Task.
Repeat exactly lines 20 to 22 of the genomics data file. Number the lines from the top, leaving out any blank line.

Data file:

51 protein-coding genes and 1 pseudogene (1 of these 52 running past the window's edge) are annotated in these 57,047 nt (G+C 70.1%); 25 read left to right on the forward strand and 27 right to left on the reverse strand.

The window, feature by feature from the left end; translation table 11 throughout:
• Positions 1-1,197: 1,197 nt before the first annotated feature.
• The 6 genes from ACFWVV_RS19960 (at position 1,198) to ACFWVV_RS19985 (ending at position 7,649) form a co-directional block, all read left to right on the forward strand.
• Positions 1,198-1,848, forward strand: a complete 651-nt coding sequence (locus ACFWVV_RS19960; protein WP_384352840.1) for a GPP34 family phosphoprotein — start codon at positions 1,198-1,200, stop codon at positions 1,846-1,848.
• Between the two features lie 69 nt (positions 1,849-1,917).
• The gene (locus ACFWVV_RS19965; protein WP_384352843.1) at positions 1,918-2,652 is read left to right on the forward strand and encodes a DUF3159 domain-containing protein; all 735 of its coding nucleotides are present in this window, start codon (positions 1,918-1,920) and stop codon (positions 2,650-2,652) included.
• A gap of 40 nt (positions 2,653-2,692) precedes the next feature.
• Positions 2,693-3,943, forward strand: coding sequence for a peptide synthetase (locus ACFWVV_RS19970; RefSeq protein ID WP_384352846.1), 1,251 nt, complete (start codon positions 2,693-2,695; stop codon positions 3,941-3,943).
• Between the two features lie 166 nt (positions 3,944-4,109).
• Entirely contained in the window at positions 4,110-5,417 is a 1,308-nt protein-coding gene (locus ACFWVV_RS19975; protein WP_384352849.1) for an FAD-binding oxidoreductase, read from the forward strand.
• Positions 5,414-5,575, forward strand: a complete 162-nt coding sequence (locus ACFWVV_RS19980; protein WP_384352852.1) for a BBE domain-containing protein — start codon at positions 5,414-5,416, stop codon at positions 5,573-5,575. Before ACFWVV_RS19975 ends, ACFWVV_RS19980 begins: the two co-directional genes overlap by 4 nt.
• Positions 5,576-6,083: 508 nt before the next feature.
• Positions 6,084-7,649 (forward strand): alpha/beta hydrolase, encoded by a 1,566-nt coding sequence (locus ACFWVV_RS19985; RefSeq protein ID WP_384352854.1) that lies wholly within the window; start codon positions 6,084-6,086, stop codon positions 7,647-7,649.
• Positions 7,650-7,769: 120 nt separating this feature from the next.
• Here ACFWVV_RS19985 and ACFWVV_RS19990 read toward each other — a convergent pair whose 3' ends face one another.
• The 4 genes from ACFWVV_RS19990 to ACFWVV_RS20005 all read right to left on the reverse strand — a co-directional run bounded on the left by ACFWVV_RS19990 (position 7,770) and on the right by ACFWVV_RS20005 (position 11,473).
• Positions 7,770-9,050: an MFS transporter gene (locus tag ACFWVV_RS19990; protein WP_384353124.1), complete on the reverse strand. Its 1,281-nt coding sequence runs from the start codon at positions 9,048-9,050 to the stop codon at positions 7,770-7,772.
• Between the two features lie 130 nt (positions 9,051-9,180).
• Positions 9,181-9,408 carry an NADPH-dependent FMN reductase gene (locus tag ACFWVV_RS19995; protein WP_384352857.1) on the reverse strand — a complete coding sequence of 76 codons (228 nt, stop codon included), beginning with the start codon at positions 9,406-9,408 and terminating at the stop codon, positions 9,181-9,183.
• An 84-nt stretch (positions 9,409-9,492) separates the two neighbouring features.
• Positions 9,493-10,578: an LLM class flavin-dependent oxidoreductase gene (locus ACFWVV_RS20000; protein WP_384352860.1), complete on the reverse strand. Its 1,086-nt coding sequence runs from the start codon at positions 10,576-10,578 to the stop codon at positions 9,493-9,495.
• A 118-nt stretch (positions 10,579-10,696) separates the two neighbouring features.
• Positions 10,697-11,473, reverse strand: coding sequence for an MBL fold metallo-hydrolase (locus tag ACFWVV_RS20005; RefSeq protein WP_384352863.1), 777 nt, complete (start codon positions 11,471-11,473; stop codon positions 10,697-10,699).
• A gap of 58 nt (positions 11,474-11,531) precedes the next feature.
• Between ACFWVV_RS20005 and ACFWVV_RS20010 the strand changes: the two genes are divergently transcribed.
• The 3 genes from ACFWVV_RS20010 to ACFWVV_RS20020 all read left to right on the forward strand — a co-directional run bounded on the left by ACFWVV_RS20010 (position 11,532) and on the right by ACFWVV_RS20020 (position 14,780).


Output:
• Positions 9,181-9,408 carry an NADPH-dependent FMN reductase gene (locus tag ACFWVV_RS19995; protein WP_384352857.1) on the reverse strand — a complete coding sequence of 76 codons (228 nt, stop codon included), beginning with the start codon at positions 9,406-9,408 and terminating at the stop codon, positions 9,181-9,183.
• An 84-nt stretch (positions 9,409-9,492) separates the two neighbouring features.
• Positions 9,493-10,578: an LLM class flavin-dependent oxidoreductase gene (locus ACFWVV_RS20000; protein WP_384352860.1), complete on the reverse strand. Its 1,086-nt coding sequence runs from the start codon at positions 10,576-10,578 to the stop codon at positions 9,493-9,495.